This Chart Is a Lonely Hunter: The Narrative Eros of the Infographic – an excellent, thorough meditation on the history, future, and cultural footprint of infographics.
This is such an excellent piece from The Millions. Check it out!
Last week’s poverty report from the Census Bureau revealed that the proportion of young adults with health insurance is rising. That news stood in contrast to a national trend: among every other group of non-elderly adults, Americans are losing coverage.
Read Jonathan Cohn’s blog post on what this says about the Affordable Care Act.
Our neighbors at Think Progress published a beautiful pie chart this afternoon, breaking down the sources of Medicare savings in President Obama’s recently announced deficit reduction package.
While the plan spreads the pain among all groups, it finds its greatest savings in drug rebates and modernizing provider payments to achieve greater efficiency.
It can be tricky though to figure out exactly where all of the savings are coming from and what impact they may have on Medicare. That’s where TNR’s Jonathan Cohn steps in and dissects the chart in a blog post today, here.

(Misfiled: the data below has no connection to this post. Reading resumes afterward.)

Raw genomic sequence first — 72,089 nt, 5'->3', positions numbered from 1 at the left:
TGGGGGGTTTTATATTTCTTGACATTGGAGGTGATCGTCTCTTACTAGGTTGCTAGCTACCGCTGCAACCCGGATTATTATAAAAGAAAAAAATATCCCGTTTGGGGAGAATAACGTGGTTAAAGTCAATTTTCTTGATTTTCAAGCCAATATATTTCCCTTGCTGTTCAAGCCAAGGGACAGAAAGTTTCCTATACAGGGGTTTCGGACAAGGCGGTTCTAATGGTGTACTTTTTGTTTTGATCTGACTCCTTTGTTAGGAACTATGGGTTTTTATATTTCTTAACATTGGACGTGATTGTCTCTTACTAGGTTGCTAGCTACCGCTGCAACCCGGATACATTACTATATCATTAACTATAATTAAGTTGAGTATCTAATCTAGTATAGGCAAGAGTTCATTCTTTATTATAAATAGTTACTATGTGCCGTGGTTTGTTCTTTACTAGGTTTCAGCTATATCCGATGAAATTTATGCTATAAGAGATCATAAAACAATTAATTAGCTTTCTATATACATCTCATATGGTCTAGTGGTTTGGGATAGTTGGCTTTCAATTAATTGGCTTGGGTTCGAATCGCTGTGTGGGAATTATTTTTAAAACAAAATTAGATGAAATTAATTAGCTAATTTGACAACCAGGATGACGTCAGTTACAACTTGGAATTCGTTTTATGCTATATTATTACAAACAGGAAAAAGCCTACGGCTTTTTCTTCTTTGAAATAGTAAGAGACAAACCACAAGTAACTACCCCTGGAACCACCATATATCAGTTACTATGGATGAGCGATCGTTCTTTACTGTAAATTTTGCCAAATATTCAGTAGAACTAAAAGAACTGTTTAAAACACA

The plan does call for wealthier seniors to pay higher premiums for Part B, which is the portion of Medicare that covers physician services. That means that 25 percent of all Medicare beneficiaries would eventually be paying higher premiums than the rest. That 25 percent would include some seniors who are more middle class than wealthy.
The new Obama plan would also take $3.5 billion away from the Prevention and Public Health Care Fund, which will fund everything from campaigns to promote vaccination to modernization of public health departments.
Expect this breakdown to be talked about a lot more frequently in the coming days, as the details of President Obama’s deficit reduction package continue to roll out.
Courtesy of Think Progress
A new poll by Bloomberg shows four out of every ten people in the U.S. are doubtful of elected officials’ ability to get them out of our nation’s current economic slump, and most unhappy Americans blame Republicans for problems in Washington. Full poll results are here.
Registered Republican Nicole Olin, 31, a bank supervisor:
"I do put the majority of blame on the Republicans, because they seem to be the least willing to give up anything".
While neither party seems to be basking in high approval ratings, find out why TNR’s Timothy Noah thinks Obama is still unbeatable.
Courtesy of Bloomberg